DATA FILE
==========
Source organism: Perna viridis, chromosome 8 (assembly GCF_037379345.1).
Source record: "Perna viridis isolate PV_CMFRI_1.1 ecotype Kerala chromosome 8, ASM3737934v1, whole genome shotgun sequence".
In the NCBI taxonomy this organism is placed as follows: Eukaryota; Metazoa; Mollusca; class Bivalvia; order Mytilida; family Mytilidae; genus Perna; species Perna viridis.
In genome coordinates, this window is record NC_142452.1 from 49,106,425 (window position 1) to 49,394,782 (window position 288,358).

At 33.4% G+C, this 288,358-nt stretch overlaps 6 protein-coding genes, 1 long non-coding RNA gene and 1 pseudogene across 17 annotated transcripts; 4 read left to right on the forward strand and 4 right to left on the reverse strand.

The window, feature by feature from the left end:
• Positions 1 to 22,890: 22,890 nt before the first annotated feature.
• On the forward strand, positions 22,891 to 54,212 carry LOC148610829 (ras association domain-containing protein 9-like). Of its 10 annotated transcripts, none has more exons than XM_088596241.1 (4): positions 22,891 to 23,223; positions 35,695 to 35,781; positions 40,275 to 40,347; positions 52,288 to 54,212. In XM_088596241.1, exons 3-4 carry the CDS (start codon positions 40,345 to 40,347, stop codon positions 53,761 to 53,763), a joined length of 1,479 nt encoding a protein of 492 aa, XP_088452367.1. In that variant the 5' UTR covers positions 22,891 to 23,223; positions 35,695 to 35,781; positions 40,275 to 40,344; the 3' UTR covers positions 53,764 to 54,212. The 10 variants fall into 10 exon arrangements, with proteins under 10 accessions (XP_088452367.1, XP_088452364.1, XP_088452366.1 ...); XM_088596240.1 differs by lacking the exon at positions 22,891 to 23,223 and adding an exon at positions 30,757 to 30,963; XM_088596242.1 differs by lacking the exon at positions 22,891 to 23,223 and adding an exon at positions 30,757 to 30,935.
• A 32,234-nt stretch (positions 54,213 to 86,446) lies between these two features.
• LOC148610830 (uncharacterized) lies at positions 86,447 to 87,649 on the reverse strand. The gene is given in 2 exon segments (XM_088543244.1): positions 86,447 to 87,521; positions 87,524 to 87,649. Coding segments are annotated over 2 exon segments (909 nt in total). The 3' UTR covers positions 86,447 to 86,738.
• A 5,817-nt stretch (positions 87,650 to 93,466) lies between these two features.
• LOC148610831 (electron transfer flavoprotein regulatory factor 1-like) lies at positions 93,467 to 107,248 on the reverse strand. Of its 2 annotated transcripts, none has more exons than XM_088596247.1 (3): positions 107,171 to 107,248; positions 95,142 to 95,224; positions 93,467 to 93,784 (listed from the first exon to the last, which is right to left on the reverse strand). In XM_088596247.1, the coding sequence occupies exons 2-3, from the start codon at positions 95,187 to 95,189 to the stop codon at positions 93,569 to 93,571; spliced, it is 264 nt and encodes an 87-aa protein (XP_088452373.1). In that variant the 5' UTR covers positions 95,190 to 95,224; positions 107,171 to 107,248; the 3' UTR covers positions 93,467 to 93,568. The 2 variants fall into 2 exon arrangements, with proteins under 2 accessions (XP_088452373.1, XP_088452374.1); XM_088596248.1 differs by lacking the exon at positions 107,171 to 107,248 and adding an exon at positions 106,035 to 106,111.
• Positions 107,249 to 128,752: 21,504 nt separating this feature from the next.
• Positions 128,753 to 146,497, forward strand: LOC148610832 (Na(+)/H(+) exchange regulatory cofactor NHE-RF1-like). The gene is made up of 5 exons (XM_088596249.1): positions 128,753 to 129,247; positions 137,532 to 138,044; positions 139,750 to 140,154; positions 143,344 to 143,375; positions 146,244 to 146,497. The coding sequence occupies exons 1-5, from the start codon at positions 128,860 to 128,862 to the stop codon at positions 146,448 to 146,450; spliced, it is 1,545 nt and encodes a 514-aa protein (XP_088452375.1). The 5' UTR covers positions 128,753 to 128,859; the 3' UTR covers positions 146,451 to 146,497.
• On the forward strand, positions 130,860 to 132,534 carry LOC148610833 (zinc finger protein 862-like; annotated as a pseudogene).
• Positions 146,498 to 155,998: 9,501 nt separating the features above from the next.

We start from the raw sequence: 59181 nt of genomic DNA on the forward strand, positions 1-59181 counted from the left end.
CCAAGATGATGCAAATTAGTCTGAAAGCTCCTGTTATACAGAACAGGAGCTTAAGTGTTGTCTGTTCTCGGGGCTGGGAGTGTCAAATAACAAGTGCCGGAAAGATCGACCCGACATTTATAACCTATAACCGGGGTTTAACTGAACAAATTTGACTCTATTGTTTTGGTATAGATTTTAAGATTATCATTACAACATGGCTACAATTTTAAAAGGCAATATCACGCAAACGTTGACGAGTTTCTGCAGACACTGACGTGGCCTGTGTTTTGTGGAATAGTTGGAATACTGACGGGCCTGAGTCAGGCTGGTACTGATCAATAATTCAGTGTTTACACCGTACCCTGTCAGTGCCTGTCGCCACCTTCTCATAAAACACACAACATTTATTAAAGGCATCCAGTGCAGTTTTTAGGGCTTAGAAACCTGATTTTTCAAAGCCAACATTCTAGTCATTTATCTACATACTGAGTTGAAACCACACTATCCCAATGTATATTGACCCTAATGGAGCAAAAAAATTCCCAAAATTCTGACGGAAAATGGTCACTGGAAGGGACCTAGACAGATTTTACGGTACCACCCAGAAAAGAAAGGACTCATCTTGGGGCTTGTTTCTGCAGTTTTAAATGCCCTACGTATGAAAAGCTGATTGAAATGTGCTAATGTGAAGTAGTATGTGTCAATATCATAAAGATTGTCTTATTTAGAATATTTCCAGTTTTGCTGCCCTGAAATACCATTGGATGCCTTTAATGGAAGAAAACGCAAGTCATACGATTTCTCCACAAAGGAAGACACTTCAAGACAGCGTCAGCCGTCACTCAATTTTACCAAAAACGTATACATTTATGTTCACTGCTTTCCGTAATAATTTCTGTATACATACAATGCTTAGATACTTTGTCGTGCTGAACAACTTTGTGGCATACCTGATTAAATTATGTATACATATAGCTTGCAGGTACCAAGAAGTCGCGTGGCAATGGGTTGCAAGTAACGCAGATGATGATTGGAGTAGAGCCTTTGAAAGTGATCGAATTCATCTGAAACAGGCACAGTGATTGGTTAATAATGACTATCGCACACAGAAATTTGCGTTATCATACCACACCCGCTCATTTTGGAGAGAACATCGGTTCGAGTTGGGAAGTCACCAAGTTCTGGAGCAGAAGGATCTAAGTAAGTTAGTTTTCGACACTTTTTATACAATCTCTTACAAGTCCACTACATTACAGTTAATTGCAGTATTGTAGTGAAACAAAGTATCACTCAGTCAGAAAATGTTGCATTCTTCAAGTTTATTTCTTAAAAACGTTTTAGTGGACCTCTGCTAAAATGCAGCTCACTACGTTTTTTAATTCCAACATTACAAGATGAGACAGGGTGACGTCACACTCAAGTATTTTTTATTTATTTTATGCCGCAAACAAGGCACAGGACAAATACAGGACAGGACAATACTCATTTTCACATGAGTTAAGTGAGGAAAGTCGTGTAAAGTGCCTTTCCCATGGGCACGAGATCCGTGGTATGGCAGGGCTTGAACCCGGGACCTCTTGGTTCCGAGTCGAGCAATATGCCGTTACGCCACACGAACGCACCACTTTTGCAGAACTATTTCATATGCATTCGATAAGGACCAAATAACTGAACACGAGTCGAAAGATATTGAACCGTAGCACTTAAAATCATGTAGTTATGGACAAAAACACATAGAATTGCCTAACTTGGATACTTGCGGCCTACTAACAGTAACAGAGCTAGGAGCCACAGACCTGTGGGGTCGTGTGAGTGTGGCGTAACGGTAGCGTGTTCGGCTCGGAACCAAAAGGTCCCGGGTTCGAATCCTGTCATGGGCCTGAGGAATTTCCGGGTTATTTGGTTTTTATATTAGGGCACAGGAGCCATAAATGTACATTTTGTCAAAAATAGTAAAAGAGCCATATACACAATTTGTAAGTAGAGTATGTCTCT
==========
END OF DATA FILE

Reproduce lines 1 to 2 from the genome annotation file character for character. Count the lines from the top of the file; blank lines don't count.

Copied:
Source organism: Perna viridis, chromosome 8 (assembly GCF_037379345.1).
Source record: "Perna viridis isolate PV_CMFRI_1.1 ecotype Kerala chromosome 8, ASM3737934v1, whole genome shotgun sequence".